On the other hand, we can use this non-canonical effect to illustrate the concept of Feynman’s rest of the universe. This oscillator system can serve as two different worlds. The first oscillator is the world in which we do quantum mechanics, and the second is for the rest of the universe. Our failure to observe the second oscillator results in the increase in the size of the Wigner phase space, thus increasing the entropy [8].
Instead of ignoring the second oscillator, it is of interest to see what happens to it. In this paper, it is shown that Planck’s constant does not have a lower limit. This is allowed in classical mechanics, but not in quantum mechanics.
Indeed, Dirac’s ten oscillator matrices explain the quantum world for both oscillators. The set of Dirac’s fifteen γ matrices contains his ten oscillator matrices as a subset. We discuss in this paper the physics of this difference.
In Section 2, we start with Dirac’s four γ matrices in the Majorana representation and construct all fifteen four-by-four matrices applicable to the Majorana form of the Dirac spinors. Section 3 reproduces Dirac’s derivation of the O ( 3 , 2 ) symmetry with ten generators from two coupled oscillators. This group is locally isomorphic to S p ( 4 ) , which allows canonical transformations in classical mechanics.
In Section 4, we translate Dirac’s formalism into the language of the Wigner phase space. This allows us to extend the S p ( 4 ) symmetry into the non-canonical region in classical mechanics. The resulting symmetry is that of S L ( 4 , r ) , isomorphic to that of the Lorentz group O ( 3 , 3 ) with fifteen generators. This allows us to establish the correspondence between Dirac’s Majorana matrices with those S L ( 4 , r ) four-by-four matrices applicable to the two oscillator system, as well as the fifteen six-by-six matrices that serve as the generators of the O ( 3 , 3 ) group.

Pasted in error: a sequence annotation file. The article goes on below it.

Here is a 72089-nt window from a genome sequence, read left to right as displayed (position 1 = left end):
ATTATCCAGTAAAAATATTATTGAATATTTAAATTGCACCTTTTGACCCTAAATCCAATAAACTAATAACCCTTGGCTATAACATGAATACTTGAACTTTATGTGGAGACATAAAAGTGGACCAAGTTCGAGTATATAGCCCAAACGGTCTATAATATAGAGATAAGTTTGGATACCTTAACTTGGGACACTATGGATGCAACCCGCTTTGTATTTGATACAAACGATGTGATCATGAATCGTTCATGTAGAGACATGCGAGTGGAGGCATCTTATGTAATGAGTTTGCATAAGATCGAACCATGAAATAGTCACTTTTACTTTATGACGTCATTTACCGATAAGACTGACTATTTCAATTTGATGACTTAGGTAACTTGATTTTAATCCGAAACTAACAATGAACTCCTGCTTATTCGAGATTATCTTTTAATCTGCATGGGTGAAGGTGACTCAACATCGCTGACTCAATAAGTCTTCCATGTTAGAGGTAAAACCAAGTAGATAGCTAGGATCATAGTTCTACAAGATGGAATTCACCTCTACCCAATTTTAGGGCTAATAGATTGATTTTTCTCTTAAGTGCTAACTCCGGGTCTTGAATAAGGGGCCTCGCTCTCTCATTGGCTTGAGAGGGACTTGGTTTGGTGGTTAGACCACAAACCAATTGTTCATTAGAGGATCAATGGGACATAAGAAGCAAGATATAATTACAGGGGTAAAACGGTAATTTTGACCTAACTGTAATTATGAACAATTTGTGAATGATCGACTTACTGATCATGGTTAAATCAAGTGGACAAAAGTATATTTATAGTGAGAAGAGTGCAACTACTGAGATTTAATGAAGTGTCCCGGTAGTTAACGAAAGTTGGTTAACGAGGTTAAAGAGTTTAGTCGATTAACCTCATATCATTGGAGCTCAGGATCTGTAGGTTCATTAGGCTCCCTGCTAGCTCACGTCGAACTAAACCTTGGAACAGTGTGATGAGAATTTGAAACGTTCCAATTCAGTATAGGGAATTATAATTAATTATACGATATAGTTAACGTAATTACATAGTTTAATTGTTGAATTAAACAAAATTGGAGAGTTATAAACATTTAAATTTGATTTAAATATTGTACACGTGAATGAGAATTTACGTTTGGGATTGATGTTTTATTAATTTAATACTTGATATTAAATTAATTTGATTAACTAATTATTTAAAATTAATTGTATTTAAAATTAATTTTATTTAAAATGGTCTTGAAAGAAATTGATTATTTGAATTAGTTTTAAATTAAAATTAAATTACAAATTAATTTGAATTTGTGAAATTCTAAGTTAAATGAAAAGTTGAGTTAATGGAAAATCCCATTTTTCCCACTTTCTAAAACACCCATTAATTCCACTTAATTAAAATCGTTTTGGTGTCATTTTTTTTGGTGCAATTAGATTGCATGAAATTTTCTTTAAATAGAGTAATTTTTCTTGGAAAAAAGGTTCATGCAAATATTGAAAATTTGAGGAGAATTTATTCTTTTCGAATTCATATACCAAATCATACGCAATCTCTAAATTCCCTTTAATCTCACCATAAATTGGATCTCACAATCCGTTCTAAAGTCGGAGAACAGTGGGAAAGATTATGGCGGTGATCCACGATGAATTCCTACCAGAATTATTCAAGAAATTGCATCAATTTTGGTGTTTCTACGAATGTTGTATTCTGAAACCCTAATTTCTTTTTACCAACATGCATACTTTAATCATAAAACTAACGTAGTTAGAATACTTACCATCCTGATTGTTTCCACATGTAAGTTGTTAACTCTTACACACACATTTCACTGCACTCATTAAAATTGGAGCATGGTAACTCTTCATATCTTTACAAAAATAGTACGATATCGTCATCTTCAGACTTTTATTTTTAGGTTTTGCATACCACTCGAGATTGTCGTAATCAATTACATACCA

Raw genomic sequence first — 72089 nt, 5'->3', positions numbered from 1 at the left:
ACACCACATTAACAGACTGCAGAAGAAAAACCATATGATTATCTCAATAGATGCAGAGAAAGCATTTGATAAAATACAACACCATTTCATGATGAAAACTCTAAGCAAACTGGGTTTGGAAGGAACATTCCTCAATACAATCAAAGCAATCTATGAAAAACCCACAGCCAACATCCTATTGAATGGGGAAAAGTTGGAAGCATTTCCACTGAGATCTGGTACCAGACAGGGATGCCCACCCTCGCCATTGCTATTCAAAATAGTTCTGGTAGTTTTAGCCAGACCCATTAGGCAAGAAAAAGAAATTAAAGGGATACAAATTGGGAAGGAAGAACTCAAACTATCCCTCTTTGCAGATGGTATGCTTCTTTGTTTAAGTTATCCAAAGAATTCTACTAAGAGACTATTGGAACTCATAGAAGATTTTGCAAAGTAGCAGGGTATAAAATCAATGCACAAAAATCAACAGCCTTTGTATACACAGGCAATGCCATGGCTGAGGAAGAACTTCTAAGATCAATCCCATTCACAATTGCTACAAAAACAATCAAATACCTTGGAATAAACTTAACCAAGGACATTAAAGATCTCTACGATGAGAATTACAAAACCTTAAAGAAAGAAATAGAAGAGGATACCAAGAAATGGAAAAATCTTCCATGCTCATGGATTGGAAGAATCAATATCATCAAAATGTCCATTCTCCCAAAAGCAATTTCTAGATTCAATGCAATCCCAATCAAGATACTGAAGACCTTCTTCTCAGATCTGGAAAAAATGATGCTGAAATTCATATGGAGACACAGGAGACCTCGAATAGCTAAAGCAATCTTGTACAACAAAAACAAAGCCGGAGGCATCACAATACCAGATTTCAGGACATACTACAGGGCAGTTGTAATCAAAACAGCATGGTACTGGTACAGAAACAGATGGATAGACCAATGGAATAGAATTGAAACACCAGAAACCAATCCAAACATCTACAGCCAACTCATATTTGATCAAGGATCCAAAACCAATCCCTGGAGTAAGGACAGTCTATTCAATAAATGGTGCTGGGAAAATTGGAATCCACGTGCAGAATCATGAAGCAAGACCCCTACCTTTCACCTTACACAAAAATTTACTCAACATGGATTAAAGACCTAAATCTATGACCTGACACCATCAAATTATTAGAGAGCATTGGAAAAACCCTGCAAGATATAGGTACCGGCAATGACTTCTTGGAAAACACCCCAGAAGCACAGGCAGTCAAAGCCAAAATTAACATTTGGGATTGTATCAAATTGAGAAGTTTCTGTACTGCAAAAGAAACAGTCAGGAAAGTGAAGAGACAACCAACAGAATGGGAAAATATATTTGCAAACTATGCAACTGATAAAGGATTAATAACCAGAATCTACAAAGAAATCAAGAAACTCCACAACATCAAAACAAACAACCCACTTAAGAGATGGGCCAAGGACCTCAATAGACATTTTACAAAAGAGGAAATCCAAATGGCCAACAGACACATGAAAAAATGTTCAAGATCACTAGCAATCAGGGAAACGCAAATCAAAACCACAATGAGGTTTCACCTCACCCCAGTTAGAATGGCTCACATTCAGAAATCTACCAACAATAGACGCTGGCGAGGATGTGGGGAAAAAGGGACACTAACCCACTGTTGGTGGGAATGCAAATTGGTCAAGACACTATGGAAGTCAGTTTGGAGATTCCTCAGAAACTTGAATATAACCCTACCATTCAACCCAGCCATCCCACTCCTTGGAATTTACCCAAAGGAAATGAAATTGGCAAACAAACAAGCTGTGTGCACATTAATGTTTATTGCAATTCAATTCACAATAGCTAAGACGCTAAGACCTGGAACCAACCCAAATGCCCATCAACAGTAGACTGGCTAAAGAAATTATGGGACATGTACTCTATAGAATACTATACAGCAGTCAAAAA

Finally, in Section 5, it is shown that the difference between the ten oscillator matrices and the fifteen Majorana matrix can serve as an illustrative example of Feynman’s rest of the universe [8,9].

2. Dirac Matrices in the Majorana Representation

Since all the generators for the two coupled oscillator system can be written as four-by-four matrices with imaginary elements, it is convenient to work with Dirac matrices in the Majorana representation, where the all the elements are imaginary [7,10,11]. In the Majorana representation, the four Dirac γ matrices are
γ 1 = i σ 3 0 0 σ 3 , γ 2 = 0 σ 2 σ 2 0
γ 3 = i σ 1 0 0 σ 1 , γ 0 = 0 σ 2 σ 2 0
where
σ 1 = 0 1 1 0 , σ 2 = 0 i i 0 , σ 1 = 1 0 0 1
These γ matrices are transformed like four-vectors under Lorentz transformations. From these four matrices, we can construct one pseudo-scalar matrix
γ 5 = i γ 0 γ 1 γ 2 γ 3 = σ 2 0 0 σ 2
and a pseudo vector i γ 5 γ μ consisting of
i γ 5 γ 1 = i σ 1 0 0 σ 1 , i γ 5 γ 2 = i 0 I I 0
i γ 5 γ 0 = i 0 I I 0 , i γ 5 γ 3 = i σ 3 0 0 + σ 3
In addition, we can construct the tensor of the γ as
T μ ν = i 2 γ μ γ ν γ ν γ μ
This antisymmetric tensor has six components. They are
i γ 0 γ 1 = i 0 σ 1 σ 1 0 , i γ 0 γ 2 = i I 0 0 I , i γ 0 γ 3 = i 0 σ 3 σ 3 0
and
i γ 1 γ 2 = i 0 σ 1 σ 1 0 , i γ 2 γ 3 = i 0 σ 3 σ 3 0 , i γ 3 γ 1 = σ 2 0 0 σ 2
There are now fifteen linearly independent four-by-four matrices. They are all traceless and their components are imaginary [7]. We shall call these Dirac’s Majorana matrices.
In 1963 [1], Dirac constructed another set of four-by-four matrices from two coupled harmonic oscillators, within the framework of quantum mechanics. He ended up with ten four-by-four matrices. It is of interest to compare his oscillator matrices and his fiftteen Majorana matrices.

3. Dirac’s Coupled Oscillators

In his 1963 paper [1], Dirac started with the Hamiltonian for two harmonic oscillators. It can be written as
H = 1 2 p 1 2 + x 1 2 + 1 2 p 2 2 + x 2 2
The ground-state wave function for this Hamiltonian is
ψ 0 ( x 1 , x 2 ) = 1 π exp 1 2 ( x 1 2 + x 2 2 )
We can now consider unitary transformations applicable to the ground-state wave function of Equation (8), and Dirac noted that those unitary transformations are generated by [1]
L 1 = 1 2 a 1 a 2 + a 2 a 1 , L 2 = 1 2 i a 1 a 2 a 2 a 1 L 3 = 1 2 a 1 a 1 a 2 a 2 , S 3 = 1 2 a 1 a 1 + a 2 a 2 K 1 = 1 4 a 1 a 1 + a 1 a 1 a 2 a 2 a 2 a 2 K 2 = i 4 a 1 a 1 a 1 a 1 + a 2 a 2 a 2 a 2 K 3 = 1 2 a 1 a 2 + a 1 a 2 Q 1 = i 4 a 1 a 1 a 1 a 1 a 2 a 2 + a 2 a 2 Q 2 = 1 4 a 1 a 1 + a 1 a 1 + a 2 a 2 + a 2 a 2 Q 3 = i 2 a 1 a 2 a 1 a 2